While Thomas Dimitroff has built up a pretty stellar reputation for himself here in Atlanta, the 2009 draft remains probably the biggest stain on an otherwise clean career as Falcons GM.
It also continued the recent trend of Falcons completely whiffing on lineman in the early rounds, something that continues to be a big problem for the team even going into next season. For whatever reason, injuries or just talent, this draft really came away as an overall disappointment.
How much of a disappointment? Well, there's no Jamarcus Russell 2.0, but there is...
Round 1: DT Peria Jerry
To be fair, Jerry was on the fast track after being drafted with the No. 24 overall pick in the draft. He won the starting job alongside Jonathan Babineaux out of training camp and played fairly well in his only two starts of the season. He was starting to look like the pass-rushing tackle the Falcons really needed. Things looked promising.
And then he tore that knee. His rookie year was over before it even really began, and it would take him almost two full years until the Falcons staff declared him "fully healthy." Even then, Jerry's impact on defense was minimal at best, and Corey Peters easily held on to the starting job.
While an injury like that is almost impossible to predict, this pick gets such a low grade because of who was left on the board at the time: Clay Matthews, Vontae Davis, Hakeem Nicks, Louis Delmas and Kenny Britt to name a few. Instead, the Falcons got another unproductive lineman who didn't live up to his first-round projection.
Round 2: SS William Moore
Though he took a minor step back last season and didn't start during his rookie campaign, Moore's 2010 makes up for all of that. Five interceptions, eight passes defended and five "stuffs." He's great at playing the run, a ball-hawk and has the potential to be even better under Mike Nolan.
While last season was a bit of a disappointment and he lost some time to James Sanders (partially because of injury), he's been an impressive starter at times. Since he didn't play as a rookie, we really won't have a final verdict on Moore until this season plays out. But so far, so good.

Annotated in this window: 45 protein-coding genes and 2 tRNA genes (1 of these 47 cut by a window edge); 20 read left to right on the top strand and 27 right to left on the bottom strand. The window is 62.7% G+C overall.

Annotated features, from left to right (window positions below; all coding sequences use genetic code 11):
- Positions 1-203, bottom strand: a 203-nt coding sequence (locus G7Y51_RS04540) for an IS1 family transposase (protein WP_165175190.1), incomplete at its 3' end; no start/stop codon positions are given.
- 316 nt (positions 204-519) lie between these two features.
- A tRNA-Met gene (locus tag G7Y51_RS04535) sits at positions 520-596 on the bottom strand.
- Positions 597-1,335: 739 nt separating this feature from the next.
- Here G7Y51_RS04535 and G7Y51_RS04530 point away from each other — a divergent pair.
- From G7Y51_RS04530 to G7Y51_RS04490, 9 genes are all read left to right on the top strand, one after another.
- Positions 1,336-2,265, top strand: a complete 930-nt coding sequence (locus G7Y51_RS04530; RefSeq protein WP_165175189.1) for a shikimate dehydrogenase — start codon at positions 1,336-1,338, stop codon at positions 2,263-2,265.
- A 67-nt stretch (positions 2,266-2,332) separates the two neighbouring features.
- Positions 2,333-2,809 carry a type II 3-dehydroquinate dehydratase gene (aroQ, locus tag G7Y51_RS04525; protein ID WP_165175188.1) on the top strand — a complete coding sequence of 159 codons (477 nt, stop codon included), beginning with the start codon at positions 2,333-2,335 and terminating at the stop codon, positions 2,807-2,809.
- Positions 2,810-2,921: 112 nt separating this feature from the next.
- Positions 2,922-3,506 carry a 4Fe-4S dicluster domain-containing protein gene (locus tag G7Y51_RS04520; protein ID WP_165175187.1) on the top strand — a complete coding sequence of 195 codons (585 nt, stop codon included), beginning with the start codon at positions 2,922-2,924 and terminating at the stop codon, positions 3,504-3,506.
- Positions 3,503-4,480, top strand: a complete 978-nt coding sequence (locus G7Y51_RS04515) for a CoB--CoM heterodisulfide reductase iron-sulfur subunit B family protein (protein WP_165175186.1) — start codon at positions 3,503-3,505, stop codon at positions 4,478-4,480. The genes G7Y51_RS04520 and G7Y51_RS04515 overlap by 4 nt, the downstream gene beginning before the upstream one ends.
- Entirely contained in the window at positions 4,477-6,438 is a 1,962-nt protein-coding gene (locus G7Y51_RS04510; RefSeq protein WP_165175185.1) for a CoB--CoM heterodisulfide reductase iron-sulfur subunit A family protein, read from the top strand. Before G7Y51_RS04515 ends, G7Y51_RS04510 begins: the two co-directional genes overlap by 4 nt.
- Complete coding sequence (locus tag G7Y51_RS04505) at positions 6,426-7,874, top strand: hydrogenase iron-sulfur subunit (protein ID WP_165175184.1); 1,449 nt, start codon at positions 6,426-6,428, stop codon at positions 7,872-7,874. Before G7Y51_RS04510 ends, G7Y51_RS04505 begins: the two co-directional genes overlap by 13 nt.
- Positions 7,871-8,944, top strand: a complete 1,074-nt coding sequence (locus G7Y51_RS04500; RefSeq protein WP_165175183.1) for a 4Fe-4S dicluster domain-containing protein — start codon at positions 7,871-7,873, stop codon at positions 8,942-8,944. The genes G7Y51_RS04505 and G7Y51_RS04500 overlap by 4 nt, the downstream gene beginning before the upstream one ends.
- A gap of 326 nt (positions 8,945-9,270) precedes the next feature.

Round 3: CB Chris Owens
And here we've got another cornerback taken in the third that didn't live up to expectations. Owens, like Chevis Jackson and Chris Houston before him, got opportunities to start and really didn't do much with them.
The Falcons would sign Dunta Robinson to a monster contract the following offseason, and fifth-round pick Dominique Franks is looking like a better option at nickel anyways. That pretty much sums it up for Owens.
Round 4: DE Lawrence Sidbury
Here's someone who really surprised the coaches last year. After contributing very little in his first two seasons as a backup defensive end, Sidbury posted a career-high 4.0 sacks in limited action as a member of Smitty's rotating defensive front.
If the Falcons choose not to select a pass-rusher early on in the draft, I think we'll see a lot more of El Sid this season. With John Abraham becoming more and more of a third-down specialist type of end, we might see Sidbury play more on first and second downs in his place.
Whatever the case, this was a quality pickup in the fourth.
Round 5: CB William Middleton
First, let me clarify: I give the actual pick a B-. I give the decision to cut Middleton during training camp an F. Why he never made the team is something I've yet to understand, because he's gone on to be a solid No. 3 corner for the Jaguars ever since.
Basically, he's been just as good (or slightly better than) Owens. If you draft someone, I feel like at the very least you should give them more than two weeks in the preseason to prove themselves.
Round 5: OT Garrett Reynolds
Reynolds was awful as starting right guard last season, so bad that Joe Hawley (a center by nature) eventually took over at mid-season.
But at the same time, Reynolds wasn't playing his natural position either, and he was taken in the fifth-round because the team intended for him to serve as a quality backup. Why he ever cracked the starting lineup baffles me, but expectations for a fifth-rounder are, well, not lofty. Meh.
Round 6: LB Spencer Adkins
He hasn't gotten any starting time, but as a backup and special teams contributor he's been solid. There's really not much else I can say about Adkins. So here's a picture of Mel Kiper's hair, instead.
Round 7: DT Vance Walker
Like Adkins, Walker has played exclusively as a backup, but in what snaps he's been given he's been quality both against the run and pressuring the QB. You love seeing contribution out of a seventh-round pick, because at that point in the draft it's mostly a crapshoot anyways.
Though Moore ended up being a great pick and the team found two key contributors in Sidbury and Walker, it doesn't really make up for a draft that's comprised of one first-round bust and a bunch of average players otherwise. It's the Jerry pick is really what killed this draft class, and if not for finding Corey Peters the following year I'm not sure where we'd be.